1997 – Larry L. Rasmussen

Larry L. Rasmussen, Reinhold Niebuhr Professor of Social Ethics at Union Theological Seminary in New York City, won the 1997 award for the book Earth Community, Earth Ethics. The $150,000 Grawemeyer prize is presented jointly by the Louisville Presbyterian Theological Seminary and the University of Louisville.

Rasmussen shows through the book how the current environmental predicament underscores a variety of crises afflicting modern industrial society: in economics, in politics, in gender and reproductive relationships and in debates about the meaning of life.

Humanity’s future no longer is guaranteed by nature, Rasmussen explains in the preface of his book. He then outlines the different perspectives that scientists and economists have on sustainability and development. He also explores the history of religious concern for the earth — from the ancient Hebrews to Native American traditions; from St. Augustine to Martin Luther to Dietrich Bonhoeffer. Rasmussen makes it clear that Christianity, in particular, has often participated in the destructive path that has brought us to the edge of ecological suicide. But he argues that a re-reading of religious traditions will empower humans to find alternatives to the unsustainable mode of industrialized society.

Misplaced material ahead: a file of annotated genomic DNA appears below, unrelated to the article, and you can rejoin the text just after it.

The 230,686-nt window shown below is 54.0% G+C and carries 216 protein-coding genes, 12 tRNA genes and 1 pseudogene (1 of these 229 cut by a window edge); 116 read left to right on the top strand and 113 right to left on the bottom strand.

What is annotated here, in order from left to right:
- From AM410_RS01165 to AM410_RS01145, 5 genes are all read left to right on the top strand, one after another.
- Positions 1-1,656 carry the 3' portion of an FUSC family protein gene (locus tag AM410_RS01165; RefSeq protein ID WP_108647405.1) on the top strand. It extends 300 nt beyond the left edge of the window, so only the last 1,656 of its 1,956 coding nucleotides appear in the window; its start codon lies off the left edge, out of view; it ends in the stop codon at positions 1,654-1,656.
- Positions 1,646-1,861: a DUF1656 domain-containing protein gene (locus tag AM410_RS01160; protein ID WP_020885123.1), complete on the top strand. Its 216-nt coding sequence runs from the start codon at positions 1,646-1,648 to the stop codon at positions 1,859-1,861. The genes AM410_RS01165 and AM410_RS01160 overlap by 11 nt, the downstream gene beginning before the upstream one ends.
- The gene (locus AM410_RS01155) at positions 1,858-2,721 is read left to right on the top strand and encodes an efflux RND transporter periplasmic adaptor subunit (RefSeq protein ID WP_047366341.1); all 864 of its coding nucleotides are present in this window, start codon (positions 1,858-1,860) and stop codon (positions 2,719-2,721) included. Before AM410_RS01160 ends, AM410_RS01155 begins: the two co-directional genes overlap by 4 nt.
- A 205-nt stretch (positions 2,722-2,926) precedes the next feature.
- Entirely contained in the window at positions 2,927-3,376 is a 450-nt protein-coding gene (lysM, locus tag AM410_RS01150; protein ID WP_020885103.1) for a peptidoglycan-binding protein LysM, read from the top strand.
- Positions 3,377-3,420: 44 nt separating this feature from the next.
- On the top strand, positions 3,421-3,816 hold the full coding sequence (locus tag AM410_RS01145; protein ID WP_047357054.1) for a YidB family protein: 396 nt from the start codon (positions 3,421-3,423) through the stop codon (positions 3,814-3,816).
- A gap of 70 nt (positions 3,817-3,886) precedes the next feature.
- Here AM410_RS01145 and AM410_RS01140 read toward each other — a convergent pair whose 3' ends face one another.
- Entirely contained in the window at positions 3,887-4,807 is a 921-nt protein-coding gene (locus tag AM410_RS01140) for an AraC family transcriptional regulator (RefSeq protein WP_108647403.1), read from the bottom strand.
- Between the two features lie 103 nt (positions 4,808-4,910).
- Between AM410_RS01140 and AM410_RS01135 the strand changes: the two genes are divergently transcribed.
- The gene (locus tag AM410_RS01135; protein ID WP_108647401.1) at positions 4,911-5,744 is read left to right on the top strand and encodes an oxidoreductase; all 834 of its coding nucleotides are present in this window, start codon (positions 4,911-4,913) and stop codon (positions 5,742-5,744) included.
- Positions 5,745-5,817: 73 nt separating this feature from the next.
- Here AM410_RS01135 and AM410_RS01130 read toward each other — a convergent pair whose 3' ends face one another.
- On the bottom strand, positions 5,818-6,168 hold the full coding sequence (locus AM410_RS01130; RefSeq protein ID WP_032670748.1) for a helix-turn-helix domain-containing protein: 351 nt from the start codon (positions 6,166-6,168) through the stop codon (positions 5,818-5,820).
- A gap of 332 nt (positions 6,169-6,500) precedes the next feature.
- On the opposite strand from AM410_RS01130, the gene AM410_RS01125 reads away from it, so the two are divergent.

He contends that fidelity to the earth is not “worshiping dirt,” as some conservatives would see it. Instead, it signals an informed acceptance of ourselves as part of God’s creation. “To embrace earth and live unreservedly in life as it is given us is to land in the arms of God,” he states. “It is to embrace God and be embraced by God, the suffering God. Such living — throwing ourselves into life, embracing earth and its distress — is in fact the way of faith itself.”

Rasmussen is well-known in the theological education and Christian ethics community for his many works on ethics, morality and the history of these issues in Christianity. He serves as co-moderator of the Commission on Justice, Peace and the Integrity of Creation of the World Council of Churches in Geneva.